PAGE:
Friday, July 25, 2014

Five of a Kind: All-of-a-Kind Family

Sydney Taylor, All-of-a-Kind Family (1951; Dell Yearling, 1989)

Sydney Tayor family story
I don't know why I never read All-of-a-Kind Family when growing up, but I was reminded that I needed to thanks to The Midnight Garden's Classic MG/YA Readalong. I was very glad to finally get to know this beloved account of five girls growing up in a Jewish family on the Lower East Side in the early twentieth century.

Often compared to other period family stories like Little Women and Little House on the Prairie, All-of-a-Kind Family has far less conflict than either. The girls get scarlet fever, but nobody dies; there are no wolves, panthers or bears to menace their cozy home. Each chapter is a small domestic drama centering around incidents that may seem trivial to an adult -- a lost library book, a trip to the beach, a search for a birthday present for Papa -- yet are exactly the kinds of events that loom large in the life of a sheltered child. With her loving descriptions of festivals such as Purim and Passover, and of settings from street markets to Coney Island, Taylor brings us into the heart of a Jewish family with sensitivity and grace, and evokes a vanished way of life that was full of poverty and hardship but also rich in warmth and human connection.

Tuesday, July 22, 2014

My Life in Libraries

After doing this post about My Life in Bookstores, I realized that I've surely spent much more of my life in libraries, and that they should be given their due. Here are some that had personal significance for me. For more library love, you can browse this page of Library Visits from Wildmoo Books. (What a great idea! If anybody else is posting about libraries, please let me know.)

The one I grew up in: Mercer Island Library (Mercer Island, WA)
Then...
Besides visiting frequently from ages 8 to 18 and on visits home after that, I had my first job here in high school, solidifying my alphabetization skills and packing books to send to patrons by mail. I liked shelving books because I could browse as I went, but the dreaded "shelf reading" (making sure shelves were in the correct Dewey Decimal order) bored me silly.

The library was completely
...and now
transformed by a remodel after I left home, so the place of my childhood memories is gone. When looking for pictures for this post, I learned that another proposed remodel is causing controversy (as in, why fix what isn't broken?). Libraries come and go, but Mercer Island politics are eternal.


The one I wish was still around the corner: Forbes Library (Northampton, MA)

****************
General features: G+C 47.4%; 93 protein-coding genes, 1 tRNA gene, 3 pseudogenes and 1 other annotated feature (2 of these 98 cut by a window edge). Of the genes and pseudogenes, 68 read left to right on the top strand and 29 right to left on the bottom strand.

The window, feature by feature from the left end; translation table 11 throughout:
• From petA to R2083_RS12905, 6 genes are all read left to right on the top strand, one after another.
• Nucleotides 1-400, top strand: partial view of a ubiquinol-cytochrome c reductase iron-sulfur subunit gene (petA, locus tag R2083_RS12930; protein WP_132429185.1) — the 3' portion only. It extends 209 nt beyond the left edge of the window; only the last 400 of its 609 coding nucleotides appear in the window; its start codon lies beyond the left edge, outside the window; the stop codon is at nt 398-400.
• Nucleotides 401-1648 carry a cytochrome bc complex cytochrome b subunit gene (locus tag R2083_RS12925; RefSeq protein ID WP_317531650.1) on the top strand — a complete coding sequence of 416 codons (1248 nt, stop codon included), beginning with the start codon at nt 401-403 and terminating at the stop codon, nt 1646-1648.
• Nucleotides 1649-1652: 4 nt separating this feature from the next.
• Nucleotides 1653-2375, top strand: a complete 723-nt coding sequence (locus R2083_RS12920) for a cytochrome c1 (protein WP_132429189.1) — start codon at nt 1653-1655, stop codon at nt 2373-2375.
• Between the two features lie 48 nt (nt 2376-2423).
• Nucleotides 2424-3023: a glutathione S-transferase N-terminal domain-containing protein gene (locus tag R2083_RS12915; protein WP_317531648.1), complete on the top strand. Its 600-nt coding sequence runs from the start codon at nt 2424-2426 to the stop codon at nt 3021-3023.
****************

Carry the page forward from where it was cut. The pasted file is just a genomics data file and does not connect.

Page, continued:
I only lived in Northampton for a year, but it remains my ideal town. Not least among its attractions is this wonderful castle-like building with an arched interior and glass balconies, which houses a splendid book collection and tons of atmosphere. I used to live just around the corner, and I wish I still did. I haven't been back since a remodel, and I hope it remains as distinctive as I remember it. Some architectural history



The ugly duckling: Finkelstein Memorial Library (Spring Valley, NY)
For 17 years this was my home library. In spite of its uninspiring architecture, grumpy librarians, and noisy clientele, it had a pretty decent book collection which was quite excellent when combined with easy access to the extended county library system. Alas, a couple of years ago they decided to secede from that system, forming one more reason for me not to regret moving away from the area. When researching this post, I was startled (but not entirely surprised) to learn that just last month an SUV rammed through the front entrance, injuring six people and causing extensive damage! What a terrible shock for patrons and staff. I hope everyone recovers soon.

The glamour queen: New York Public Library (New York, NY)
I didn't actually use this library as a patron, but I always enjoyed stopping by when I was in Manhattan. The majestic architecture really gives reading the importance it deserves. There are also frequent free exhibitions; one is described in this post from Wildmoo Books, which also has lots of excellent photos. If you're in New York, you should definitely visit.

The dream: Bodleian Library, Oxford, England
Perhaps the ultimate attraction for English lovers, the Bodleian encompasses beautiful historic buildings as well as important and ancient books. I visited as a teenager but haven't been back since, and I don't know if I'll ever manage to return, but I can dream. I wrote here about a recent exhibition I would love to have visited; Reno of Falling Letters wrote here about how she actually did. Jealous!


The reality: Keene Public Library, Keene, NH
My new town library is adorable but tiny -- I probably own almost as many fiction titles as they do. For only $50, though, I was able to gain access to the collections of both this spacious, recently modernized public library and Keene State College. It's 45 minutes away, but online reservations and renewals make it all easy. Hooray for technology!